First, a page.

Reduce. Reuse. Recycle
Well, we have unearthed the truth about how designs land up in the junkyard. But the important question is what do we do with them? I’m reminded of the movie Wall-E where the little robot goes around compacting trash and lining up acres of trash. There are fortunately better and more creative things to do with your junk.
1. Pimp up your Portfolio
Get your old designs out of the junkyard, dust them off, add a layer of spit and polish and your designs are good to go. Put them up where they can be seen – on your portfolio, website and your blog. Share them wherever you hang out in the social circles and while many of us would rather not display our old works, a large and comprehensive portfolio is better than a select niche selection of works. Many a time, the works that make me wince are the ones that bring new clients to my doorsteps. Besides they can act as milestones that mark your journey in the world of design besides offering inspiration to the newer generations.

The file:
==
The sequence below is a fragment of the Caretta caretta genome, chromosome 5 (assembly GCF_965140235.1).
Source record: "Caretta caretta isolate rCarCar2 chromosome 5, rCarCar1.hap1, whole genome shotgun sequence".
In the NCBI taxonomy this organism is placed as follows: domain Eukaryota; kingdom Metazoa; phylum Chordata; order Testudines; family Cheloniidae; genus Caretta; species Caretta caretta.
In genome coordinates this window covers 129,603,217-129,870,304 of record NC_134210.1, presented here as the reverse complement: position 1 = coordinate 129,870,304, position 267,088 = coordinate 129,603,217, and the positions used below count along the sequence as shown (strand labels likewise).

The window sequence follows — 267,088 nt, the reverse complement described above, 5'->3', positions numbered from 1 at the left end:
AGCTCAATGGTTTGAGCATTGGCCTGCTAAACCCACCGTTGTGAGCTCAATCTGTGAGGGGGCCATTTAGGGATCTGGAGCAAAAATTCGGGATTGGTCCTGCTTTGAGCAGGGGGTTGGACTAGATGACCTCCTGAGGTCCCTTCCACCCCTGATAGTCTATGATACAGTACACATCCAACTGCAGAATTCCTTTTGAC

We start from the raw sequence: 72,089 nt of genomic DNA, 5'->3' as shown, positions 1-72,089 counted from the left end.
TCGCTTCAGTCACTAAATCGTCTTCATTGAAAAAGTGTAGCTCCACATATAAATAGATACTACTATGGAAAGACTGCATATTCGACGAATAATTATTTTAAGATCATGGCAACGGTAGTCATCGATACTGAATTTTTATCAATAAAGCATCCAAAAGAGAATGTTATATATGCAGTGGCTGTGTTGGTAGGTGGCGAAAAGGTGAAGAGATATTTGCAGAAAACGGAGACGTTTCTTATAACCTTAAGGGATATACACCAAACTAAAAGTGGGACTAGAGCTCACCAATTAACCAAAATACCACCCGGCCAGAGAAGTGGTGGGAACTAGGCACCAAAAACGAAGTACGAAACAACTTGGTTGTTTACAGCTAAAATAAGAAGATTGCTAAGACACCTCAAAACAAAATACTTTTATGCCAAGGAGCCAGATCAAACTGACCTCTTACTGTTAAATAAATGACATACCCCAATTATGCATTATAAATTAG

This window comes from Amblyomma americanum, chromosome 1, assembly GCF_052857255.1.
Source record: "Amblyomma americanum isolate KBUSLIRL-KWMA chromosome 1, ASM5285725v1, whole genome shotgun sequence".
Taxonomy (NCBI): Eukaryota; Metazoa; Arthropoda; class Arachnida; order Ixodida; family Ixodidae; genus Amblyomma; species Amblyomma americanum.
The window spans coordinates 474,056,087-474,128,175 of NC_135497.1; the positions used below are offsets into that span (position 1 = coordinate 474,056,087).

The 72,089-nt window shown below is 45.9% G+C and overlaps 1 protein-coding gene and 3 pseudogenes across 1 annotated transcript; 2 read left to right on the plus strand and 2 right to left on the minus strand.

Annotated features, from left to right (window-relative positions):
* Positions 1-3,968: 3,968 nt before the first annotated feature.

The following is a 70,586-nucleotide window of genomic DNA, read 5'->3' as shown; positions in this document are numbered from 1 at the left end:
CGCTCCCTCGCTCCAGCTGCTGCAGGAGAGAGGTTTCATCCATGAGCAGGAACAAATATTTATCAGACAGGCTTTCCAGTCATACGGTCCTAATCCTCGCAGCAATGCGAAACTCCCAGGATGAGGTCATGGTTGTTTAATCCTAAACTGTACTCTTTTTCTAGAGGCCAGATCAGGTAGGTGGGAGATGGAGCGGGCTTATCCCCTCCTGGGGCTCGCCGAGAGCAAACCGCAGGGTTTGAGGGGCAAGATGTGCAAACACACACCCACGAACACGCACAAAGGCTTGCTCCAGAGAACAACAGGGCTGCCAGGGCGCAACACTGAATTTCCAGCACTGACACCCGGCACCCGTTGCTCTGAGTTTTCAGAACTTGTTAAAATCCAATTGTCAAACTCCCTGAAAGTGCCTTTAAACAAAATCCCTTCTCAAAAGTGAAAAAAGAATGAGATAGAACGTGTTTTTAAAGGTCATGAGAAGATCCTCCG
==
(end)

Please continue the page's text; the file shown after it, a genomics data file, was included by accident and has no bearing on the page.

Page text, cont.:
2. Re-use your refuse
While this may appear to be scandalous to many at first thought, consider it with an open mind. Design through the history of man has always found admirers in different civilizations at different points in time. The ancient yin-yang symbol associated with the Orient has been found to adorn Roman shields! One may choose not to use the entire design and re-use only certain elements of the design. You may even use it to write a tutorial about creating a certain kind of design to serve as a template for others to learn from. If you are feeling magnanimous, I’d suggest offering it as a freebie to loyal subscribers to earn you brownie points with your blog fan base.
The Junkyard is the end of the line for your designs, but they can be given a new lease of life in most cases unless bogged down by NDAs and other legal bindings. However the purpose of this article is to open your mind to reducing your labor by re-using your own old and discarded designs and design elements. Remember Dr. Frankenstein brought a dead body to life. You can do the same with your old designs and don’t worry! The towns folk won’t be chasing you with pitchforks if you do so.